Highlight Southeastern University Dual Enrollment Program Sarasota Christian School is one of the first schools in Southwest Florida to offer the opportunity for high school students to graduate with an Associate of Arts (AA) Degree in Business. This unique partnership with Southeastern University (SEU) provides SCS students the opportunity to take challenging college courses on the Sarasota Christian School campus during the normal school day with SCS faculty who are fully accredited through SEU. Upon successful completion of the SEU program, students can earn an AA Degree in Business, representing a value of as much as $60,000 in college tuition. “Gaining acceptance into top tier colleges has become extremely competitive. Our dual enrollment program offers SCS students a substantial advantage and helps them stand out from their peers during the college admissions process,” notes Mark Martell, High School Principal at SCS. Once in college, students with this degree may be able to graduate early with a bachelor’s degree or explore other educational opportunities such as taking additional courses of interest, studying abroad, declaring dual majors or pursuing a master’s degree early.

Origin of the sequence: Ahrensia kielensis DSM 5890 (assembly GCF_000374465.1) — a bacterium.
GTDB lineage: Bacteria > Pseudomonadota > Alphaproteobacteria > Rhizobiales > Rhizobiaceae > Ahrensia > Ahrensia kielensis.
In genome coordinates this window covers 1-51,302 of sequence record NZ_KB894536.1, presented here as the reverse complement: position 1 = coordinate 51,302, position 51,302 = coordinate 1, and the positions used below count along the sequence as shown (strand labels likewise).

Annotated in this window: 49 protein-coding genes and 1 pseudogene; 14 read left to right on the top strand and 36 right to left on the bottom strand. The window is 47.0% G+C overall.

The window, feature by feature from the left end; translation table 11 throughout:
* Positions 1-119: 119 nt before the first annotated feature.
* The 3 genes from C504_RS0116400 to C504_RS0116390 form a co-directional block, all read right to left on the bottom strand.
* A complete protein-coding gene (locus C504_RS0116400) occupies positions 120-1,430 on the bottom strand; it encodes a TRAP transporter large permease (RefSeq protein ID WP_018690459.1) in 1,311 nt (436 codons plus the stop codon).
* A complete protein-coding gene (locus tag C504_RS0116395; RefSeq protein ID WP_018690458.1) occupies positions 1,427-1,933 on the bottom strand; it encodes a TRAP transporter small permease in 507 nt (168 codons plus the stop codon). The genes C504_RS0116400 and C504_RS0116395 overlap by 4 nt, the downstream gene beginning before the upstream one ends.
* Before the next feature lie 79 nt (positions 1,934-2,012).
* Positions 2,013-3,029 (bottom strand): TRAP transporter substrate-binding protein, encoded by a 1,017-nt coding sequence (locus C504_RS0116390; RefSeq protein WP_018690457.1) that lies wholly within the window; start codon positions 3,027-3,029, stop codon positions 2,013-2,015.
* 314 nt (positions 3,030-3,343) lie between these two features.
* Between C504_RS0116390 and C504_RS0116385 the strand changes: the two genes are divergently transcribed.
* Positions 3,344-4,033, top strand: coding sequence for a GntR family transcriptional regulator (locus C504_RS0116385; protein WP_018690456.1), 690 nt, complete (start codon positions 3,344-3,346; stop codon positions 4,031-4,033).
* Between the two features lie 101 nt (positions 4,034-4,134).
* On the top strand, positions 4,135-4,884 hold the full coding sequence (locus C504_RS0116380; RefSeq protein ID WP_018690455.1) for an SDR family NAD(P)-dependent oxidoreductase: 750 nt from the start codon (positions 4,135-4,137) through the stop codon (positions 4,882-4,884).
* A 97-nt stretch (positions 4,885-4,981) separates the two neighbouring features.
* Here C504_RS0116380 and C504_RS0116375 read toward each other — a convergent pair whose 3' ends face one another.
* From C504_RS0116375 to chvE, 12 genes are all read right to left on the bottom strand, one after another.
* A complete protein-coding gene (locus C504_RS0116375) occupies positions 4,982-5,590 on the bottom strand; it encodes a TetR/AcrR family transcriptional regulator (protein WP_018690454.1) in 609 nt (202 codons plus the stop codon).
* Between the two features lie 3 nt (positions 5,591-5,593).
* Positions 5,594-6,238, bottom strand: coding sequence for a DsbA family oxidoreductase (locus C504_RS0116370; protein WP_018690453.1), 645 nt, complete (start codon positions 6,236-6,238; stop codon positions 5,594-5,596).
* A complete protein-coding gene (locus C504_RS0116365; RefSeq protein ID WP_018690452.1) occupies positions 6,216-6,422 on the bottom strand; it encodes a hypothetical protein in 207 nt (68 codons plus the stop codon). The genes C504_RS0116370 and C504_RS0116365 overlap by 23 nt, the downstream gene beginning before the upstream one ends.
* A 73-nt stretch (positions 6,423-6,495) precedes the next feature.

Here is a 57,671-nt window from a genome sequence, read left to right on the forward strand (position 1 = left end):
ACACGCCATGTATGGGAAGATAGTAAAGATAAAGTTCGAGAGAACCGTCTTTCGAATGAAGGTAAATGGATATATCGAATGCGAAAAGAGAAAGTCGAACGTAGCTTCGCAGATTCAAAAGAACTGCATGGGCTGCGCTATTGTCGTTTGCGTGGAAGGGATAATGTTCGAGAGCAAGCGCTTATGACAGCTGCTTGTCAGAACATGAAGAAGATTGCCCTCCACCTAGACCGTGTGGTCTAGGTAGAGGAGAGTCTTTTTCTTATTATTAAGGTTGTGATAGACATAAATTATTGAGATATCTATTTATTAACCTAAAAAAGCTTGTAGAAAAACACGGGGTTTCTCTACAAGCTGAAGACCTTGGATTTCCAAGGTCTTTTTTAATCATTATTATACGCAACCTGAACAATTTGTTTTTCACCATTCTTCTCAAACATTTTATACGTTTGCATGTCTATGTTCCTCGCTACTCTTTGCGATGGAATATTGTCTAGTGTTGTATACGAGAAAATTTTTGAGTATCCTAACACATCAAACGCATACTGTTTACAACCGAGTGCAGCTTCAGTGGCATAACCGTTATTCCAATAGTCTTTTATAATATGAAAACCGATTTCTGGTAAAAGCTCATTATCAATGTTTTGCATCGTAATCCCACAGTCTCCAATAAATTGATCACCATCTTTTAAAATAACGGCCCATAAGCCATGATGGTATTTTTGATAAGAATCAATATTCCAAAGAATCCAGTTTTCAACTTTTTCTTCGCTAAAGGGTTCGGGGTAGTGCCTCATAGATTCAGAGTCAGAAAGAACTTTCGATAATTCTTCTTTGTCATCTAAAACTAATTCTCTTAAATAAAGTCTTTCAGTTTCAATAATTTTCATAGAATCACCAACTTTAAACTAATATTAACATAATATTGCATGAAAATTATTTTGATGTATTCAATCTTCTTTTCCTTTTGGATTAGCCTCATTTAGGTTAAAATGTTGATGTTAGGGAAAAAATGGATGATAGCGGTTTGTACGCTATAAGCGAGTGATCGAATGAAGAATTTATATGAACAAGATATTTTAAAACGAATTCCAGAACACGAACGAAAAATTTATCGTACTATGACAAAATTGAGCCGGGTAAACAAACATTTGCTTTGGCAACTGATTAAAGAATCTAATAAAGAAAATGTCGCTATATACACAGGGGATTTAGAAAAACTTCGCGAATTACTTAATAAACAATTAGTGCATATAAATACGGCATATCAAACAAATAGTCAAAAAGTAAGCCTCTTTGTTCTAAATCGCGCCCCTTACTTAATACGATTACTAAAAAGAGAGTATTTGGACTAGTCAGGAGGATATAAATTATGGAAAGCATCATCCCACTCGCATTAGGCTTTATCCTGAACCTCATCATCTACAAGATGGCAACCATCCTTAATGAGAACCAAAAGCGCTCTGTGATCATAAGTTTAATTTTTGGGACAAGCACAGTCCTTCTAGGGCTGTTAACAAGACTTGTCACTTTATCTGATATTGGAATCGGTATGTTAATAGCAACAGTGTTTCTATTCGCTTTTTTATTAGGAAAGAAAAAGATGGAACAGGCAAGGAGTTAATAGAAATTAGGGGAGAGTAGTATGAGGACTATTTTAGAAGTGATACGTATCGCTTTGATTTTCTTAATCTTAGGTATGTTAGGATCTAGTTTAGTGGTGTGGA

• ADMISSIONS DEADLINE Southeastern University, Honors, Rolling admissions until Dual Enrollment and Advanced classes are full. Placements Courses, World-ranked • ACCREDITATIONS Odyssey of the Mind Program, and FCIS, FKC, AdvanceEd/SACS International School Partnership • LANGUAGES TAUGHT Spanish Global Education Program • KEY PROGRAMS Associate • TEACHING PHILOSOPHY of Arts Degree in Business through Exceptional and Academically

Challenging, Biblically-Infused Education from Pre-K through 12th Grade • NUMBER OF FULL-TIME TEACHERS 38 • NUMBER OF STUDENTS 440